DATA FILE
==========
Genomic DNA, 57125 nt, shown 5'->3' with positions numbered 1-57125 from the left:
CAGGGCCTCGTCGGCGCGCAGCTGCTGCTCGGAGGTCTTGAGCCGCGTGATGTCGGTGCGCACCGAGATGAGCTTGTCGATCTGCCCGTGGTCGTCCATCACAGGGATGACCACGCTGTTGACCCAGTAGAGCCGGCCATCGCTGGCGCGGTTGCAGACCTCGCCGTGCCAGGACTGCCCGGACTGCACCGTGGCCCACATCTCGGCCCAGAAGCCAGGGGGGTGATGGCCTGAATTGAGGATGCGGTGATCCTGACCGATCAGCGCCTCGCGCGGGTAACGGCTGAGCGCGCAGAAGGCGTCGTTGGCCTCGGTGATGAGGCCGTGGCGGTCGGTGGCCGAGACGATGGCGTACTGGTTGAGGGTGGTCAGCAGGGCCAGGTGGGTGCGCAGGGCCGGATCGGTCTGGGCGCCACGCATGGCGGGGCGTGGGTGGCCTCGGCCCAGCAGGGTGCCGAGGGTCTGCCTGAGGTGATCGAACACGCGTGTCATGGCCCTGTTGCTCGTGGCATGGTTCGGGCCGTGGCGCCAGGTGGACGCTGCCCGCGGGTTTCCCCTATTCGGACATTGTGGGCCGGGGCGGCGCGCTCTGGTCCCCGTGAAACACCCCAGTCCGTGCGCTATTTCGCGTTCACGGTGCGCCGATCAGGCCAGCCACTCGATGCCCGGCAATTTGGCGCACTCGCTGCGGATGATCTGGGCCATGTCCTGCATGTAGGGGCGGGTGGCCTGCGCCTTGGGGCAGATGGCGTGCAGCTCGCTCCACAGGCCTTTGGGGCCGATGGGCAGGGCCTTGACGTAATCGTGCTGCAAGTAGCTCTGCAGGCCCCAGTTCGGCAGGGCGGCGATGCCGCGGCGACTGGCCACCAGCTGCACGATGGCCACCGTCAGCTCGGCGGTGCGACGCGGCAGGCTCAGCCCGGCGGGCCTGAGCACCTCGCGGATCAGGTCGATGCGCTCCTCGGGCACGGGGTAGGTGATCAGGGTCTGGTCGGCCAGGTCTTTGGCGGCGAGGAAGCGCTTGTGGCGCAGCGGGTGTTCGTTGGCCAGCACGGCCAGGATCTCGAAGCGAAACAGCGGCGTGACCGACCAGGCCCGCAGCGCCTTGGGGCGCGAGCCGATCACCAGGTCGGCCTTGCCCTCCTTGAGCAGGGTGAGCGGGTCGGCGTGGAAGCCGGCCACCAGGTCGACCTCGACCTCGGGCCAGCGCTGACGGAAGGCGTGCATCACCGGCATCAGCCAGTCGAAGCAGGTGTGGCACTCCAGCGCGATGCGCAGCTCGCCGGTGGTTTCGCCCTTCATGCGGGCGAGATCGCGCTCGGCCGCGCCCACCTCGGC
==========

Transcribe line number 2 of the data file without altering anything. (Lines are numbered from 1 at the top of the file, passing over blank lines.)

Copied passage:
CAGGGCCTCGTCGGCGCGCAGCTGCTGCTCGGAGGTCTTGAGCCGCGTGATGTCGGTGCGCACCGAGATGAGCTTGTCGATCTGCCCGTGGTCGTCCATCACAGGGATGACCACGCTGTTGACCCAGTAGAGCCGGCCATCGCTGGCGCGGTTGCAGACCTCGCCGTGCCAGGACTGCCCGGACTGCACCGTGGCCCACATCTCGGCCCAGAAGCCAGGGGGGTGATGGCCTGAATTGAGGATGCGGTGATCCTGACCGATCAGCGCCTCGCGCGGGTAACGGCTGAGCGCGCAGAAGGCGTCGTTGGCCTCGGTGATGAGGCCGTGGCGGTCGGTGGCCGAGACGATGGCGTACTGGTTGAGGGTGGTCAGCAGGGCCAGGTGGGTGCGCAGGGCCGGATCGGTCTGGGCGCCACGCATGGCGGGGCGTGGGTGGCCTCGGCCCAGCAGGGTGCCGAGGGTCTGCCTGAGGTGATCGAACACGCGTGTCATGGCCCTGTTGCTCGTGGCATGGTTCGGGCCGTGGCGCCAGGTGGACGCTGCCCGCGGGTTTCCCCTATTCGGACATTGTGGGCCGGGGCGGCGCGCTCTGGTCCCCGTGAAACACCCCAGTCCGTGCGCTATTTCGCGTTCACGGTGCGCCGATCAGGCCAGCCACTCGATGCCCGGCAATTTGGCGCACTCGCTGCGGATGATCTGGGCCATGTCCTGCATGTAGGGGCGGGTGGCCTGCGCCTTGGGGCAGATGGCGTGCAGCTCGCTCCACAGGCCTTTGGGGCCGATGGGCAGGGCCTTGACGTAATCGTGCTGCAAGTAGCTCTGCAGGCCCCAGTTCGGCAGGGCGGCGATGCCGCGGCGACTGGCCACCAGCTGCACGATGGCCACCGTCAGCTCGGCGGTGCGACGCGGCAGGCTCAGCCCGGCGGGCCTGAGCACCTCGCGGATCAGGTCGATGCGCTCCTCGGGCACGGGGTAGGTGATCAGGGTCTGGTCGGCCAGGTCTTTGGCGGCGAGGAAGCGCTTGTGGCGCAGCGGGTGTTCGTTGGCCAGCACGGCCAGGATCTCGAAGCGAAACAGCGGCGTGACCGACCAGGCCCGCAGCGCCTTGGGGCGCGAGCCGATCACCAGGTCGGCCTTGCCCTCCTTGAGCAGGGTGAGCGGGTCGGCGTGGAAGCCGGCCACCAGGTCGACCTCGACCTCGGGCCAGCGCTGACGGAAGGCGTGCATCACCGGCATCAGCCAGTCGAAGCAGGTGTGGCACTCCAGCGCGATGCGCAGCTCGCCGGTGGTTTCGCCCTTCATGCGGGCGAGATCGCGCTCGGCCGCGCCCACCTCGGC